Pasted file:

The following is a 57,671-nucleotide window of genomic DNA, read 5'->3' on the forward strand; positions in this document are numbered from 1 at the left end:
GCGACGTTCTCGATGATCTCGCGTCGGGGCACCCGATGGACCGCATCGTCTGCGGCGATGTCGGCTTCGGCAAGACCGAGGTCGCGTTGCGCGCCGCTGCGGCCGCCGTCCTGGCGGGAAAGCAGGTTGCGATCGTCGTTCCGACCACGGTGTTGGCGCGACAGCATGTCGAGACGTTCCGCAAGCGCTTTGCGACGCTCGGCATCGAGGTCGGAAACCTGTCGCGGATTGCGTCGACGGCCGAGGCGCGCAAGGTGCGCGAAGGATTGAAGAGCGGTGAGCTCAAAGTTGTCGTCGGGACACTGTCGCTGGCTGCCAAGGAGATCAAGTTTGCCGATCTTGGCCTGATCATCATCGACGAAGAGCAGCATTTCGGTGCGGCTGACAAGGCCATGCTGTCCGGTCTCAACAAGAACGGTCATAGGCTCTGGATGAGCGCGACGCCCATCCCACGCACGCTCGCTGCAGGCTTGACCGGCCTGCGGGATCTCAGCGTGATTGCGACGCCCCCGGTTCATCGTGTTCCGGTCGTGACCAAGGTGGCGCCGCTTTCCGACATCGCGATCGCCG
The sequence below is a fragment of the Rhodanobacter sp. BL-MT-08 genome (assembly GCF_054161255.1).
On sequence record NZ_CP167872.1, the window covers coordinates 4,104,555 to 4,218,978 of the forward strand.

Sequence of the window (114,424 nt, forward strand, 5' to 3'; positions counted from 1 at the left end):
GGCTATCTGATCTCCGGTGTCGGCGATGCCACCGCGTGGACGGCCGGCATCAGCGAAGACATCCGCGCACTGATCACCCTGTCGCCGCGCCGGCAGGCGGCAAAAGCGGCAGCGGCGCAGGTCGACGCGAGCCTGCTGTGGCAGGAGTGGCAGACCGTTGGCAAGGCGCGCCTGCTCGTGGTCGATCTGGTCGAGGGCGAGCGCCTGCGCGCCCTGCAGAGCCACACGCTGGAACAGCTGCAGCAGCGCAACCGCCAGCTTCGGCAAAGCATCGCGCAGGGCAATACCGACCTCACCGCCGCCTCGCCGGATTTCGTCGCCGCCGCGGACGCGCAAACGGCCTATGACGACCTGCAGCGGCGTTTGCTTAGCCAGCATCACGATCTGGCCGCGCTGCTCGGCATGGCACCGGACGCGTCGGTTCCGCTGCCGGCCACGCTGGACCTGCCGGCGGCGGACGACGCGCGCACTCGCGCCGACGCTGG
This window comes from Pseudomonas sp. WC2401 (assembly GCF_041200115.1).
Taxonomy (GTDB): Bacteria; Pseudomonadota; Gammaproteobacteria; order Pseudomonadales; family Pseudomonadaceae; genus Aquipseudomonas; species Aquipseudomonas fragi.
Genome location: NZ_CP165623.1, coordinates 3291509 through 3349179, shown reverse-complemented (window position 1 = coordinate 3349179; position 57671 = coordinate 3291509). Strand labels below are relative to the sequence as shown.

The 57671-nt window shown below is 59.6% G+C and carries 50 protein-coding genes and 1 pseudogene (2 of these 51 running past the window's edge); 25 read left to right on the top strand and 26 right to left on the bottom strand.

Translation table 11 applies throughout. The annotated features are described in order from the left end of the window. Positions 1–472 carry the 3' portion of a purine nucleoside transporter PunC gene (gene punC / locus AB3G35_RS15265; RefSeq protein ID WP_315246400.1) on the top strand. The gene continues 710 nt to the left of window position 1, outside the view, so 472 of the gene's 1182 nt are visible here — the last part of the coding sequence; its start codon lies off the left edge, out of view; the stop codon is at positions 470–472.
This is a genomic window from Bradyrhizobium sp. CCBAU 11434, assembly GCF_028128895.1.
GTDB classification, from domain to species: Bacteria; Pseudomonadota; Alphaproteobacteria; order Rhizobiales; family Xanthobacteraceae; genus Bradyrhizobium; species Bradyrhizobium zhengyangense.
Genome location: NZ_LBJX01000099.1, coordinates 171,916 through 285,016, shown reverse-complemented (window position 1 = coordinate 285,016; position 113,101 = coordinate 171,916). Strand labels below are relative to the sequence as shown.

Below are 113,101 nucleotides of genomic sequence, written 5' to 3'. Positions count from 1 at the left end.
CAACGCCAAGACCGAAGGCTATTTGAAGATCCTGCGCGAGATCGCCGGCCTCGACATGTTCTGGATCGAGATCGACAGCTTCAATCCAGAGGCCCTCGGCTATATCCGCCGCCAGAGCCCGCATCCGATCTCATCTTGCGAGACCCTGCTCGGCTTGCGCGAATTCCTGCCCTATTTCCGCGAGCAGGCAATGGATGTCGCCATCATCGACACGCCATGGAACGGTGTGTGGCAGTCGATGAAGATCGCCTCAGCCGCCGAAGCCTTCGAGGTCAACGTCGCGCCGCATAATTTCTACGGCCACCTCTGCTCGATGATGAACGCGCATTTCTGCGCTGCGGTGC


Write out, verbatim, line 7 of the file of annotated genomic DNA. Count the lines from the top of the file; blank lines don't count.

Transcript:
This window comes from Pseudomonas sp. WC2401 (assembly GCF_041200115.1).